To understand the molecular basis of the massive reduction in PE species, we rationalized that either the inhibition of PfCK or PfEK might explain the resulting phenotype induced by these compounds. While we selected PfCK due to the previous demonstration that these compounds inhibited the human enzyme22, PfEK was also taken into account because of the PE reduction-associated phenotype found in P. falciparum. At the ATP and Cho-binding sites, the similarities in sequence between both enzymes were high (26% identity between PfCK and PfEK that increases up to ~62% when only conserved residues of ATP and Cho-binding sites are considered; Figure S2), which are in agreement with their very similar catalyzed reactions. Hence, we inferred that either PfCK or PfEK enzymes might be drug targets for these compounds.
Then, we conducted the determination of the kinetic parameters of the HsCKα1, PfCK and PfEK enzymes (see Methods). Note that HsCKα1 was also kinetically evaluated to compare its kinetic parameters with the P. falciparum enzymes. As expected and in agreement with the literature18,28,29, the HsCKα1 showed a high specific activity and affinity for both Cho and ATP, which were reflected by a high kcat and catalytic efficiency (Fig. 3A and Table 1). As with many of the kinases that initiate the Kennedy pathway, the HsCKα1 is able to phosphorylate both Cho and Etn12. However, while the Km for Etn is ~20 times higher than the Km for Cho, their kcats are comparable (Fig. 3A and Table 1).
Corresponding kinetic analysis of the PfCK (Fig. 3B and Table 1) revealed that it was also able to phosphorylate both Cho and Etn. PfCK behaved in a very similar manner to the human enzyme in terms of Kms whereas the specific activity was lower for the parasite enzyme (Table 1). The latter is reflected in the catalytic efficiency, which is 10–20 times lower than that of the human enzyme.
On the contrary, the PfEK was specifically able to phosphorylate Etn and not Cho, and this was at a very low catalytic efficiency (Fig. 3C and Table 1). In fact, the PfCK is able to phosphorylate Etn ~60 times faster than the PfEK. Thus, depending upon the enzymes expression levels (and possibly cellular location), PfCK is likely to be responsible for the phosphorylation of all the Cho and the vast majority of the Etn in the parasites Kennedy pathway.
BR23 and BR25 inhibit EK activity of PfCK with higher efficiency than CK activity
With the necessary kinetic values obtained, the inhibition of BR23 and BR25 on all three kinases was examined. Both of these compounds showed potent inhibition of the choline kinase activity of HsCKα1 with IC50s of 940 and 520 nM, respectively (S1 Table). Rather surprisingly, given the high degree of sequence similarity (Figure S2) between HsCKα1 and PfCK, BR23 and BR25 only showed moderate inhibition towards PfCKs choline kinase activity (S1 Table). However, when Etn was used as a substrate the inhibition of the kinase activity was far greater, with IC50s of 12 and 6 μM for BR23 and BR25, respectively (S1 Table). On the contrary, neither BR23 nor BR25 showed any inhibition towards PfEK (S1 Table).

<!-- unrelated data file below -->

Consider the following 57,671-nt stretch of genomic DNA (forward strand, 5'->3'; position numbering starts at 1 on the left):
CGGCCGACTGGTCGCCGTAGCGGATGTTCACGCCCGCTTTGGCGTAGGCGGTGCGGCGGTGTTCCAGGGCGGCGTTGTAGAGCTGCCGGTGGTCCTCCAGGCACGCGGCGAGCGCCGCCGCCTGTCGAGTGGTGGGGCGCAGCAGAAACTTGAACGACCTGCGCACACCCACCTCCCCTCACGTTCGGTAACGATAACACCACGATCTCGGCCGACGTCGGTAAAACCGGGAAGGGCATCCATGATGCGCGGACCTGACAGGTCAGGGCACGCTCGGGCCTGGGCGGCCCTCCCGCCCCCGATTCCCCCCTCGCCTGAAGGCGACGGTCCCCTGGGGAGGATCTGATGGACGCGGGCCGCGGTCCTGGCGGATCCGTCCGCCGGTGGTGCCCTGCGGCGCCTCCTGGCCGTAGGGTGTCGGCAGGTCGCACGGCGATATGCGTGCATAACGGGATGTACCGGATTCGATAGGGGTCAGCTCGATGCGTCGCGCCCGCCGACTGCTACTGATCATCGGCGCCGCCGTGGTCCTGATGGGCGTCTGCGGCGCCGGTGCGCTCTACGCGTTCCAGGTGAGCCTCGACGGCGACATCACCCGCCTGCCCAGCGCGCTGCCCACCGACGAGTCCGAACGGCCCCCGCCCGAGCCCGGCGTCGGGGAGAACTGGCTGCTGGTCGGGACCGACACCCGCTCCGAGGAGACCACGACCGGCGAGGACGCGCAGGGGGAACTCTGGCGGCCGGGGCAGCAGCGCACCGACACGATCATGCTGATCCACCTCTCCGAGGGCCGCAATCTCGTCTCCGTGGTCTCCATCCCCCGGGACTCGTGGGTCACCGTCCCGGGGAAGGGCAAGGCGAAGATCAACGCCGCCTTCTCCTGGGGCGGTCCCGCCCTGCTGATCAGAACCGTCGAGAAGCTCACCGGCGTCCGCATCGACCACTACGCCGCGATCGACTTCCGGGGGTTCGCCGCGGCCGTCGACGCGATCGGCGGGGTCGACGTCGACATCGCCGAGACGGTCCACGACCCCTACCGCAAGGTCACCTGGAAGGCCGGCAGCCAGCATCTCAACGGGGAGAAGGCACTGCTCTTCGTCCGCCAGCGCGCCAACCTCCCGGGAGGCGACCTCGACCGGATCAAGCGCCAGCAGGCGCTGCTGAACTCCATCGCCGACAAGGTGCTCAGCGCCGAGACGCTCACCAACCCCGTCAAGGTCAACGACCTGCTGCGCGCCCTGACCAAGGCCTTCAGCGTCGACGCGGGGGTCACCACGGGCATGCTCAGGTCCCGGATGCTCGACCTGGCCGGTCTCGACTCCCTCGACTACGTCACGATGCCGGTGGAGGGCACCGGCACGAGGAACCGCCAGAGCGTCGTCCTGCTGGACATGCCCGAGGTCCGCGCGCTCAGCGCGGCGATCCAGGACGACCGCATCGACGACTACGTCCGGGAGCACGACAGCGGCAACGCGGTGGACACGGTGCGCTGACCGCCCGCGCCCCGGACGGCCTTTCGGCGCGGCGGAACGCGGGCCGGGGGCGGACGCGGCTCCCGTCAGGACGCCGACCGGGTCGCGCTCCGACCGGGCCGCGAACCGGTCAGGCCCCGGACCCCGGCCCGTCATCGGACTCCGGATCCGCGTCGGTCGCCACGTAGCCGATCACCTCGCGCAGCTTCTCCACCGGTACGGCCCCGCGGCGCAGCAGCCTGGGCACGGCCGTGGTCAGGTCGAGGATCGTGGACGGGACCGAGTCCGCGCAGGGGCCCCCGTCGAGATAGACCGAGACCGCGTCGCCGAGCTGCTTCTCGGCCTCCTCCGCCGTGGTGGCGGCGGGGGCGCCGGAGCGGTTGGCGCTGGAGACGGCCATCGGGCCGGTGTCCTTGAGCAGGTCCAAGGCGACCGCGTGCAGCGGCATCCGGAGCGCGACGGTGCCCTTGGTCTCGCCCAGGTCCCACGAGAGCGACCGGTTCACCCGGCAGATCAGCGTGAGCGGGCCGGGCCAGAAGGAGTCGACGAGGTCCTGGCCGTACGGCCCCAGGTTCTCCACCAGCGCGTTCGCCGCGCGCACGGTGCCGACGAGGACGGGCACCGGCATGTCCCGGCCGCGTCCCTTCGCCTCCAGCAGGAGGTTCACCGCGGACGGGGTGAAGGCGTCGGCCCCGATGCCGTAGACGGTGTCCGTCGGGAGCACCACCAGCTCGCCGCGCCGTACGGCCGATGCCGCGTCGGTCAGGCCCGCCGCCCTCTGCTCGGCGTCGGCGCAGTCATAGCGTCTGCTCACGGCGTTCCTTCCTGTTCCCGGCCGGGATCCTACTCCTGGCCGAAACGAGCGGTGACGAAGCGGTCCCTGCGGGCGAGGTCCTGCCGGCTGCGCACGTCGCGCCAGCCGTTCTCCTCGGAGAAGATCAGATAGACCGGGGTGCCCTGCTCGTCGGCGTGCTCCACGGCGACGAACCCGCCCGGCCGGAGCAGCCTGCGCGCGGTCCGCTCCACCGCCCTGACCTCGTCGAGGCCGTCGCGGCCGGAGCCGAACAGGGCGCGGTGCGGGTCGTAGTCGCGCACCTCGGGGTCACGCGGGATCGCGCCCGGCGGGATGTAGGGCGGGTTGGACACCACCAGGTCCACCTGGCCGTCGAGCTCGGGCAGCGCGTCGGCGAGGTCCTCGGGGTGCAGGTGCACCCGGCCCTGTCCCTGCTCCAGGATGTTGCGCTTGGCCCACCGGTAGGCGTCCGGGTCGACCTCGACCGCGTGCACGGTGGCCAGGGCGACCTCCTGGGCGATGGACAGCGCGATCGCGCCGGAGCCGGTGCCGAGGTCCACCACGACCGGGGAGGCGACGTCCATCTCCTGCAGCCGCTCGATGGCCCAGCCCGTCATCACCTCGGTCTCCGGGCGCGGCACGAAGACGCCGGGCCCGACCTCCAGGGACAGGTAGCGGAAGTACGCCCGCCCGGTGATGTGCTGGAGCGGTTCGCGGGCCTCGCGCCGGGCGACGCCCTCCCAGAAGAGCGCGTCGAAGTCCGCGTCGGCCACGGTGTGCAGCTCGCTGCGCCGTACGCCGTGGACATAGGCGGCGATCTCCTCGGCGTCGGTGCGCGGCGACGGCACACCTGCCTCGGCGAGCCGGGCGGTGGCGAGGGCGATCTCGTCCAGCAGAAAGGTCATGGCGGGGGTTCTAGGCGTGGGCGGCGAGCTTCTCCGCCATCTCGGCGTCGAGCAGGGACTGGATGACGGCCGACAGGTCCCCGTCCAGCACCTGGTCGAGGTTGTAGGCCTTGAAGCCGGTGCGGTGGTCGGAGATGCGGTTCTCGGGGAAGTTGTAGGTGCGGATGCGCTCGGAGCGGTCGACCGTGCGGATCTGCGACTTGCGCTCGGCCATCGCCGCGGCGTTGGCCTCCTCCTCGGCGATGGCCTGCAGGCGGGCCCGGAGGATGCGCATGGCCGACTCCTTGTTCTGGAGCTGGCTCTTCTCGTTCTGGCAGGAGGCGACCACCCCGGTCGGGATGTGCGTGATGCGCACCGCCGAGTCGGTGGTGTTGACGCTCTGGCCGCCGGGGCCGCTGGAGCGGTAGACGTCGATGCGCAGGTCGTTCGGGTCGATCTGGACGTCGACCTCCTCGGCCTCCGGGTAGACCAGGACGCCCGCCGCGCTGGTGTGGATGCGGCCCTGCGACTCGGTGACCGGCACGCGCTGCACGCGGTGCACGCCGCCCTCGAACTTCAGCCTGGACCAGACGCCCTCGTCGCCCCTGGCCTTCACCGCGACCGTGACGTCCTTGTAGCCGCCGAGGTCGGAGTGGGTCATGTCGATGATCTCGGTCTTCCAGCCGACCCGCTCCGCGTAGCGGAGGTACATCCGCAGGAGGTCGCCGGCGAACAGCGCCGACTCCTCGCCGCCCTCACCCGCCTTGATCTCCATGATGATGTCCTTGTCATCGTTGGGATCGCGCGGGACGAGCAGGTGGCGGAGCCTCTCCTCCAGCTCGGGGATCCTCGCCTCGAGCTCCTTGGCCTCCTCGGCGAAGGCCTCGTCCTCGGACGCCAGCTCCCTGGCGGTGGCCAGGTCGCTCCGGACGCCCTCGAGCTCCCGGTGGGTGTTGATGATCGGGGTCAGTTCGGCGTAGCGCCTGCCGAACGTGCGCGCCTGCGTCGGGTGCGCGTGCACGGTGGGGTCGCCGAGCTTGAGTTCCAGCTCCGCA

To further probe and understand the type of inhibition caused by BR23 and BR25 on HsCKα1 and PfCK, a series of kinetic analyses were undertaken to determine Ki values (S5–9 Figs). For HsCKα1, BR23 and BR25 were shown to have mixed inhibition with respect to ATP, with Kis ~ 4 uM, and mixed inhibition with respect to Cho with potent Kis ~100 nM (Table 2). The calculated high alpha factors associated with the Kis against Cho, suggests that both BR23 and BR25 prevent binding of the substrate (Cho/Etn) and inhibition tends towards being competitive. For PfCK, BR23 and BR25 also showed mixed inhibition against Cho with Kis ~35 uM, but in this case alpha factors were lower than for the human enzyme implying less impact on substrate binding. In contrast, both inhibitors were found to be competitive inhibitors of PfCK with respect to Etn with Kis of ~4 uM (Table 2). This implies that the absolute binding positions of the two alternative substrates (Cho and Etn) must be different within the active site, leading to a different inhibition profile in presence of the inhibitors.
Collectively, this data clearly shows that both compounds behave differently depending upon the enzyme and substrate identity, thus causing a more potent inhibition of PfCK when Etn is a substrate.
BR23 and BR25 adopt different binding modes in PfCK
To evaluate the affinity of BR23 and BR25 on HsCKα1 and PfCK, we determined the Kds by tryptophan fluorescence spectroscopy (Figure S10). Both compounds showed Kds in the low μM range with BR25 being 3-fold more potent in terms of affinity than BR23 for PfCK (Kds for BR23 and BR25 were 1,400 ± 423 and 415 ± 81 nM, respectively). These values were also comparable to the obtained for the HsCKα1 (Kds for BR23 and BR25 were 521 ± 200 and 352 ± 20 nM, respectively), in agreement with the high similarities inferred at the protein sequence level for both enzymes (Figure S2 and S2 Table).